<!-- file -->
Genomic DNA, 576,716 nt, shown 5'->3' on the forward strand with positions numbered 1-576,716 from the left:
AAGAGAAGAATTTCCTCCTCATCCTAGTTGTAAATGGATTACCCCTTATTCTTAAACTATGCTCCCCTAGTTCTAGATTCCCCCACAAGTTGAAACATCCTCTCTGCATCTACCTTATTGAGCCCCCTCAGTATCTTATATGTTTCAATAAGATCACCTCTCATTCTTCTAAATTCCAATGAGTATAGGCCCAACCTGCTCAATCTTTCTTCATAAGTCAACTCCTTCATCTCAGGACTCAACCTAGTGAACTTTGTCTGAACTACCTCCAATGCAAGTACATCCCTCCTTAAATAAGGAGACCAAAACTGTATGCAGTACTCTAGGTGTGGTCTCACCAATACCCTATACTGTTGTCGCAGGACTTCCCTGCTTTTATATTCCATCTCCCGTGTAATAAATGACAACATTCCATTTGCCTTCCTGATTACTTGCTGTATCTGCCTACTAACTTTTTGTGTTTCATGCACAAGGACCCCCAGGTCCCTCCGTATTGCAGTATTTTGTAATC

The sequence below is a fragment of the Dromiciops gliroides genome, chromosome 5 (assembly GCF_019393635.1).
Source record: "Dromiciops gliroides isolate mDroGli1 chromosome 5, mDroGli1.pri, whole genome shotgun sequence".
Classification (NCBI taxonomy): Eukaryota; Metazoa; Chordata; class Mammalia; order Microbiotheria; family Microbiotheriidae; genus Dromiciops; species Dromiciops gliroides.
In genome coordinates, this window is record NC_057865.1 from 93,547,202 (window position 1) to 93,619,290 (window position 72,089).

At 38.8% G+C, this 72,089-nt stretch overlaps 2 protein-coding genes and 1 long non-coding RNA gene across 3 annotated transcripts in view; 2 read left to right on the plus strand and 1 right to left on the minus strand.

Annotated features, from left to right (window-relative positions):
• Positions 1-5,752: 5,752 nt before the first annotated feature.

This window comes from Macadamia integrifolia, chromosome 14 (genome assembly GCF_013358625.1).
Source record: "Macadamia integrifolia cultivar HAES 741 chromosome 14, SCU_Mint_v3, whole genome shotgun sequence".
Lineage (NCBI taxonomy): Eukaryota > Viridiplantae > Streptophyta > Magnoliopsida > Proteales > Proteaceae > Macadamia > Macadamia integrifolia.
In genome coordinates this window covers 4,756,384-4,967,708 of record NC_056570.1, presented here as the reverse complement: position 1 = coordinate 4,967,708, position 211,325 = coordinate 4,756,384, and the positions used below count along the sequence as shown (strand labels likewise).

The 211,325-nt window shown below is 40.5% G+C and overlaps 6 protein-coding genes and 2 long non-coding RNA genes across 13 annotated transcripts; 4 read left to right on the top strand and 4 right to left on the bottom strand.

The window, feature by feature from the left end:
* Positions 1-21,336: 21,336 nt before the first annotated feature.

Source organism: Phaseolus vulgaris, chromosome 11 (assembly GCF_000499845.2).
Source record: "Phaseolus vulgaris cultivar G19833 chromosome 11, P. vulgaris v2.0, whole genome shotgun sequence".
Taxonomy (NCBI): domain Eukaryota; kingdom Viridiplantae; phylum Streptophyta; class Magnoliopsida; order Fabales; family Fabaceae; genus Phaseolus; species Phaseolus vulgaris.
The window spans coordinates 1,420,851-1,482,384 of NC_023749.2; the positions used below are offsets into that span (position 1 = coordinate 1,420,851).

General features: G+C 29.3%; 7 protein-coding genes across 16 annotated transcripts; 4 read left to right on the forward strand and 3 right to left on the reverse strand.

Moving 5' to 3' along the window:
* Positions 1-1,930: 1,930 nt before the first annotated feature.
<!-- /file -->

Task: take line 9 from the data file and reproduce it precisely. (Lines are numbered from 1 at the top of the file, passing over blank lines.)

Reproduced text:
• Positions 1-5,752: 5,752 nt before the first annotated feature.